According to Menendez, the provisions were practically hidden in the bill (the rest of which is mostly unrelated to foreign policy), not allowing for debate of an important issue before significantly altering U.S.-Cuba policy.
Also, from The Washington Post:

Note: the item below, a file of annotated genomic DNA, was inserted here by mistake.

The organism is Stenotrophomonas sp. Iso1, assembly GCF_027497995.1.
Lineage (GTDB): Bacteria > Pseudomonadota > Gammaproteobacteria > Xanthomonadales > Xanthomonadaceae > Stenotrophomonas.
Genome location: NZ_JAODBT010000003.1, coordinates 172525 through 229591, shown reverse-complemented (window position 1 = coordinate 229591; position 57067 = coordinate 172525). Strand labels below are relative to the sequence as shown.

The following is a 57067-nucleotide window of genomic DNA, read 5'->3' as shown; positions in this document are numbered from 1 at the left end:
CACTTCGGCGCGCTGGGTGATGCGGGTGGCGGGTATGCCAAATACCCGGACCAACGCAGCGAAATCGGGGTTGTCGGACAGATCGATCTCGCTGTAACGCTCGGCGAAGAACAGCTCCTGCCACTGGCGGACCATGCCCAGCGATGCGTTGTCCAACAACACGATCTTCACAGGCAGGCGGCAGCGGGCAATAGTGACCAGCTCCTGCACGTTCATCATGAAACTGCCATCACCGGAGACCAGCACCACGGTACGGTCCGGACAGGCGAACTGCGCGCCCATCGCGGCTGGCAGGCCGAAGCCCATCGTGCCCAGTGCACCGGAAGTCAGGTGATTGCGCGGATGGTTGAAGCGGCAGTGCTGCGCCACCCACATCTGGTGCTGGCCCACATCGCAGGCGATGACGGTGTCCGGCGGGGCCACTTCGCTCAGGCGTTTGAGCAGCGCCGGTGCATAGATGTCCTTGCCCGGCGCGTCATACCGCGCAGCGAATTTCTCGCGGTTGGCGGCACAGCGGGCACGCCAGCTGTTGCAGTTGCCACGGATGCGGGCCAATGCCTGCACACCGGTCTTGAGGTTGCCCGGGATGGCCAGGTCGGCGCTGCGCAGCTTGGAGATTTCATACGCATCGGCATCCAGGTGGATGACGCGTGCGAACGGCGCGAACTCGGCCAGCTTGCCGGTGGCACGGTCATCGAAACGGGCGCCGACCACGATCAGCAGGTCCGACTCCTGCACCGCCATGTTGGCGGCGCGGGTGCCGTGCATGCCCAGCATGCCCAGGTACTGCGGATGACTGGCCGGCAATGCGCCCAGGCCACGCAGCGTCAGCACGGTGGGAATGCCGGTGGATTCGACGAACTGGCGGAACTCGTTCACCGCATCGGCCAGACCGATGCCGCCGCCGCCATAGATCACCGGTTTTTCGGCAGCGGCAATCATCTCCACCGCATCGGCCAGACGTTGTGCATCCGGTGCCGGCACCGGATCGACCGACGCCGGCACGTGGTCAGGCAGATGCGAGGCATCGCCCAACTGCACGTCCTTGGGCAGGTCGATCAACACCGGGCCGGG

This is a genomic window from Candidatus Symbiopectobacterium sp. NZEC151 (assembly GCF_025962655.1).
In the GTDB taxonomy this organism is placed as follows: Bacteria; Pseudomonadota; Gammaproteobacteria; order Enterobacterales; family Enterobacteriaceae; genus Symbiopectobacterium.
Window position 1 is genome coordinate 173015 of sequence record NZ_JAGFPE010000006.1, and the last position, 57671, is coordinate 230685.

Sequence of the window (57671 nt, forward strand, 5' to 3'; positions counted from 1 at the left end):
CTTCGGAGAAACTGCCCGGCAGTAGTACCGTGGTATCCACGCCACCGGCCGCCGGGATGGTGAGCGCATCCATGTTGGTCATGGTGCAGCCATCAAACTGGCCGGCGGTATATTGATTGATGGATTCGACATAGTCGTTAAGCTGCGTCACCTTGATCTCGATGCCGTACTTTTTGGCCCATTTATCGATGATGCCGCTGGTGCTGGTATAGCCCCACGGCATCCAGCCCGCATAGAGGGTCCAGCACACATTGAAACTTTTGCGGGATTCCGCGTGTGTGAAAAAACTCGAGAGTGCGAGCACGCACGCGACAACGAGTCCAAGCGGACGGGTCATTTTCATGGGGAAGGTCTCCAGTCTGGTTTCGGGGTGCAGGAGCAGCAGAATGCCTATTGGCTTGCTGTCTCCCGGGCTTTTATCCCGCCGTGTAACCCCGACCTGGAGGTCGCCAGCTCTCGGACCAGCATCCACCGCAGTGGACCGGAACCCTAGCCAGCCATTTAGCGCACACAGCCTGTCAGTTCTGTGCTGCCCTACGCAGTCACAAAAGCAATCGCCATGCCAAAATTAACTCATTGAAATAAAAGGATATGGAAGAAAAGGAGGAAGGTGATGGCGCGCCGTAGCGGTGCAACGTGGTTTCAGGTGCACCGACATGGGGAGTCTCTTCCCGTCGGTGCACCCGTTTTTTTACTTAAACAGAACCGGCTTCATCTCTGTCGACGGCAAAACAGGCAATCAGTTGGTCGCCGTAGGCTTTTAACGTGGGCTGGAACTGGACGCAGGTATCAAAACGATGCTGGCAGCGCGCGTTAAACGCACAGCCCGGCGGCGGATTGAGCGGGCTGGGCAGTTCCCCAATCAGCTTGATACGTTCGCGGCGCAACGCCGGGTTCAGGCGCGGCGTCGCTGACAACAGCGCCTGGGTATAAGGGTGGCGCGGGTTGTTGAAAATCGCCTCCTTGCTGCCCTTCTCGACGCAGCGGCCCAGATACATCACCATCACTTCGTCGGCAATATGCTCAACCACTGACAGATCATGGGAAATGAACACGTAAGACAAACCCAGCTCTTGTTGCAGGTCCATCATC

Sen. Robert Menendez (D-N.J.) has placed a "hold" that blocks votes on confirming Harvard University physicist John Holdren, who is in line to lead the White House Office of Science and Technology Policy, and Oregon State University marine biologist Jane Lubchenco, Obama's nominee to head the National Oceanic and Atmospheric Administration. According to sources who asked not to be identified because they were not authorized to discuss the matter, Menendez is using the holds as leverage to get Senate leaders' attention for a matter related to Cuba rather than questioning the nominees' credentials.So the question is: Regardless of your feelings about U.S.-Cuba policy (the embargo, travel restrictions, etc.) — is this the way to go about changing the way we deal with Cuba? Does it bother you at all that dramatic change would come on such a divisive issue without allowing much, if any, time for legislators and the public to discuss the specifics of these provisions?
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